Chicago’s CEO, Mayor Richard M. Daley, isn’t seeking re-election, and his announcement–along with the local media’s parsing of it–started me to thinking about when a leader, or a person in general, should begin focusing on legacy.
The mayor has been one of four non-interim mayors who have served in my memory. Jane Byrne, Harold Washington, Eugene Sawyer, and Richard M. Daley. Of course, he’s the longest serving of the four mentioned. He’s been in office for more than twenty years, and a lot of people are talking about the mayor’s strengths and weaknesses, his triumphs and missteps. I won’t enter that discussion because a broader topic piques my interest.
Legacy is what’s left when you leave. I’ve not left many places in my life. I’ve got distance between the mayor’s decision and any similar ones in my life. I haven’t served for twenty plus years anywhere. But that’s why I’m writing this post. I’m writing this post to think about how legacy and what’s left at the end of a career or a life or a relationship matters just as much when those things start. I’m writing to press myself to think about my own ending, to encourage you, maybe, to think about yours.
When I heard of the mayor’s decision, I thought about Erik Erikson, a psychoanalyst who put forth some intriguing and formative theories about human development. Erikson formulated nine stages of what he called psychosexual development. In each of the stages a person experiences a crisis and has a task.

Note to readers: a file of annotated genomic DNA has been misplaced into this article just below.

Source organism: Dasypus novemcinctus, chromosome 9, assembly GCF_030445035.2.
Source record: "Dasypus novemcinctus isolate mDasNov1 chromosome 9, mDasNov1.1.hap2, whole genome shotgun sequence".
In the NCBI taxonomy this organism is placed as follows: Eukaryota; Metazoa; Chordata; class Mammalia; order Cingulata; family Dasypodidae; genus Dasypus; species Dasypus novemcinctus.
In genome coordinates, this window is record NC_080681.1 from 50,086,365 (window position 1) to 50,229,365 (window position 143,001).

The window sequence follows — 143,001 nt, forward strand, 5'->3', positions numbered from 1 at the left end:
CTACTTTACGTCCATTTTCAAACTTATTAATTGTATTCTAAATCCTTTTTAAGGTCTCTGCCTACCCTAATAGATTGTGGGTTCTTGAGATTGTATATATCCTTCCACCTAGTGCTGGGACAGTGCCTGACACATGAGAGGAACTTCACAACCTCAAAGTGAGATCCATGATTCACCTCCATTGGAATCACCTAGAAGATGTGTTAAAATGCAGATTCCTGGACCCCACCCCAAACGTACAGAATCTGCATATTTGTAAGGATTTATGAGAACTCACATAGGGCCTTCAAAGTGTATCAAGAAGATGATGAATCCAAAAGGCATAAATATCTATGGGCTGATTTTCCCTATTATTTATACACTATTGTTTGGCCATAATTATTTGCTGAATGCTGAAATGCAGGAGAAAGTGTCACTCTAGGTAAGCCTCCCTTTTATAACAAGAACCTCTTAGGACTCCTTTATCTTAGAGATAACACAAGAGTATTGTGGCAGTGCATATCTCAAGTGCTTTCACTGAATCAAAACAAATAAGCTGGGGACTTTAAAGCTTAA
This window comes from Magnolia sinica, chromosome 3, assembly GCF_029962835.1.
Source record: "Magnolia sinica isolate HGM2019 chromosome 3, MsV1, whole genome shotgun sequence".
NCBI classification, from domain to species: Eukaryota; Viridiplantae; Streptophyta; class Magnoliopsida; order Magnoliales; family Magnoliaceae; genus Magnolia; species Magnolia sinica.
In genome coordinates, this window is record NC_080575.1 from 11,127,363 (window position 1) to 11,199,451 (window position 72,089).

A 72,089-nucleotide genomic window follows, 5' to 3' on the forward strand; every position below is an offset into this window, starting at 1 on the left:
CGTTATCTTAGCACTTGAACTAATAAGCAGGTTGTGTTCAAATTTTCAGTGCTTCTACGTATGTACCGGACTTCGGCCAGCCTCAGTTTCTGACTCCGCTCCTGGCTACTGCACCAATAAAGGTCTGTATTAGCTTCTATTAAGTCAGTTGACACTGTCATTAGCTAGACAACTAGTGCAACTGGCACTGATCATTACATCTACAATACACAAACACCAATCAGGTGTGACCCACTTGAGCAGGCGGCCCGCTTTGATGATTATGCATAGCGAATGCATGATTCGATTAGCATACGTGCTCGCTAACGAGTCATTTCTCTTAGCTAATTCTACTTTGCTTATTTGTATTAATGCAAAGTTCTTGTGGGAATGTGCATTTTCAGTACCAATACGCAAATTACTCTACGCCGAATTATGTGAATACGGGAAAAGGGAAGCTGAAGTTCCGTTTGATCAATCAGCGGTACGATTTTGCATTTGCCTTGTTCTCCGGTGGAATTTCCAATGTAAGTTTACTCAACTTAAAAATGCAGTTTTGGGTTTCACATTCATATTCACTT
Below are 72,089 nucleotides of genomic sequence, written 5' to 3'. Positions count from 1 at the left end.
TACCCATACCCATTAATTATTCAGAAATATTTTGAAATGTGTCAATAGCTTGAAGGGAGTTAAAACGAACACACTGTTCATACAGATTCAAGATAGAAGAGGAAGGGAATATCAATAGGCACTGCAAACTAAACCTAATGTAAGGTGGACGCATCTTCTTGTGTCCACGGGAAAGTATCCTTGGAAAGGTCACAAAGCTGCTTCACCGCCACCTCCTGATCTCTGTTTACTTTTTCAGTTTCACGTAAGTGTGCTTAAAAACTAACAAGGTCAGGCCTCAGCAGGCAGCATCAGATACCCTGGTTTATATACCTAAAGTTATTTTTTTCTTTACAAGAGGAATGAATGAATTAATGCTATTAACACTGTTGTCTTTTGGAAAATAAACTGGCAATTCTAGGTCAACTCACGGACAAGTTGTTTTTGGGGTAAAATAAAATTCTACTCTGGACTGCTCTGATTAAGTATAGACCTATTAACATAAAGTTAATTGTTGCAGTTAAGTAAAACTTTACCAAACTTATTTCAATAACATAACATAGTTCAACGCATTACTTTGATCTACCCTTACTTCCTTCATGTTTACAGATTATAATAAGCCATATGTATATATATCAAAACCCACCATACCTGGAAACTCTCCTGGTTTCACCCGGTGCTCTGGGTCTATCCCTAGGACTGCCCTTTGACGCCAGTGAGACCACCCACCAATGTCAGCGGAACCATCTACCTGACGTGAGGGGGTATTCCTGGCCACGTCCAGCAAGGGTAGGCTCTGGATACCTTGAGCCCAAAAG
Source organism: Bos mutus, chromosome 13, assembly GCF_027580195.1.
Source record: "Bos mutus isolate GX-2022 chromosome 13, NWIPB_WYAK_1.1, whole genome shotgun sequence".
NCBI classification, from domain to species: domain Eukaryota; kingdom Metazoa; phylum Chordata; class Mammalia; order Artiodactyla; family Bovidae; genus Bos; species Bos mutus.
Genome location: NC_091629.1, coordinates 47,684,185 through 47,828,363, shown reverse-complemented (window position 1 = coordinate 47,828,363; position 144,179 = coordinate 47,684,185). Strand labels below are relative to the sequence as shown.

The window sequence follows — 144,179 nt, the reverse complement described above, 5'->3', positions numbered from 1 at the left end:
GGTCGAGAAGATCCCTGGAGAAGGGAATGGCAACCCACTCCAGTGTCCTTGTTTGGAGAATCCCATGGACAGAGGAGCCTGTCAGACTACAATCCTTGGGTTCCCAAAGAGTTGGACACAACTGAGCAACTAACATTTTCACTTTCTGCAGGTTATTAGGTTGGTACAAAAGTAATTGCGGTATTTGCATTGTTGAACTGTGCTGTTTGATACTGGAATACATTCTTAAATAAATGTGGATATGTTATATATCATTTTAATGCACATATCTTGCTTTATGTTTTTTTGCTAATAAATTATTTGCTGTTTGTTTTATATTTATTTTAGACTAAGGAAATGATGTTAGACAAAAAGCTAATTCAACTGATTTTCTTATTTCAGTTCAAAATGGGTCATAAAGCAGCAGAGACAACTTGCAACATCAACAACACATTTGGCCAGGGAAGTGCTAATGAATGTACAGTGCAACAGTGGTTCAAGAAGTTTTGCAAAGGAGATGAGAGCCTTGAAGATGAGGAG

In the first stage of development, the crisis as Erikson finds is the tension between basic trust and mistrust. An infant, in that first stage, grows and develops either a fundamental trust in the world as he knows it or a basic mistrust. In a trusting scenario, the child develops the strength or quality of hope. And on it goes. Each stages includes a crisis, a task, a quality, and a few other things.
When talking about one of the later stages of development, Erikson says that life “includes a retrospective accounting of one’s life to date; how much one embraces life as having been well lived, as opposed to regreting missed opportunities, will contribute to the degree of disgust and despair one experiences.” Disgust and despair are emotional reactions inside that late life stage. When time is short, when there’s no other life to create or build or live, you look back and enjoy or despair at what you’ve seen.
I realize that it’s an easy task for some people to evaluate life. I have two basic times in my life when I’m in a naturally reflective mood–my birthday and my wedding anniversary–and between those two occasions are monthly conversations with my spiritual director. Each one of those seasons or talks helps me evaluate what I’m doing, what I’m feeling, and why I’m doing and feeling what I am. Hopefully I get to the practical questions too of how I can do better and feel better and choose better.
But I don’t often connect these moments or conversations with legacy. I don’t ask, thinking about later, what will this mean then? If anything I discount later because later seems far away. It looks down a long line. It looks like I have more time than I know. Of course, every funeral I conduct and every person I know who dies reminds me that time is never settled in our hands.